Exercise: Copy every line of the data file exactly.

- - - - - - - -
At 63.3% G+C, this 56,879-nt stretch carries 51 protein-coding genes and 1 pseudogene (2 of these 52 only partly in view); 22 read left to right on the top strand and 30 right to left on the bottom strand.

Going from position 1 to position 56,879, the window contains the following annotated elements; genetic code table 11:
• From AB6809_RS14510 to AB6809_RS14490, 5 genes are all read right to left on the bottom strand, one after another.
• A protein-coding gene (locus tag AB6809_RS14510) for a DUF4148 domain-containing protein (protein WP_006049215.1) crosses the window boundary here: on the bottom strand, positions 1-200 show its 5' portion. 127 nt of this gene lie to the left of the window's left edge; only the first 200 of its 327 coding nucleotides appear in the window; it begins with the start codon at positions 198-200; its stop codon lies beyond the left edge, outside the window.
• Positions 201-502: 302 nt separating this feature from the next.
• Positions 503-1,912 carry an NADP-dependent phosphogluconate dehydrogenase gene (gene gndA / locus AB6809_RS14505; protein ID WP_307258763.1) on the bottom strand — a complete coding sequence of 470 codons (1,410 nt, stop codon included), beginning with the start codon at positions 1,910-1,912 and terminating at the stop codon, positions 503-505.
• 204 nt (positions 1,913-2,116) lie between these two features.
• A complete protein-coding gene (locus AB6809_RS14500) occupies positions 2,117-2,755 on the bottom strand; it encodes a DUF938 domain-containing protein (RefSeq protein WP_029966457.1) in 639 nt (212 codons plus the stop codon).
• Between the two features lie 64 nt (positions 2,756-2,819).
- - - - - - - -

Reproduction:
At 63.3% G+C, this 56,879-nt stretch carries 51 protein-coding genes and 1 pseudogene (2 of these 52 only partly in view); 22 read left to right on the top strand and 30 right to left on the bottom strand.

Going from position 1 to position 56,879, the window contains the following annotated elements; genetic code table 11:
• From AB6809_RS14510 to AB6809_RS14490, 5 genes are all read right to left on the bottom strand, one after another.
• A protein-coding gene (locus tag AB6809_RS14510) for a DUF4148 domain-containing protein (protein WP_006049215.1) crosses the window boundary here: on the bottom strand, positions 1-200 show its 5' portion. 127 nt of this gene lie to the left of the window's left edge; only the first 200 of its 327 coding nucleotides appear in the window; it begins with the start codon at positions 198-200; its stop codon lies beyond the left edge, outside the window.
• Positions 201-502: 302 nt separating this feature from the next.
• Positions 503-1,912 carry an NADP-dependent phosphogluconate dehydrogenase gene (gene gndA / locus AB6809_RS14505; protein ID WP_307258763.1) on the bottom strand — a complete coding sequence of 470 codons (1,410 nt, stop codon included), beginning with the start codon at positions 1,910-1,912 and terminating at the stop codon, positions 503-505.
• 204 nt (positions 1,913-2,116) lie between these two features.
• A complete protein-coding gene (locus AB6809_RS14500) occupies positions 2,117-2,755 on the bottom strand; it encodes a DUF938 domain-containing protein (RefSeq protein WP_029966457.1) in 639 nt (212 codons plus the stop codon).
• Between the two features lie 64 nt (positions 2,756-2,819).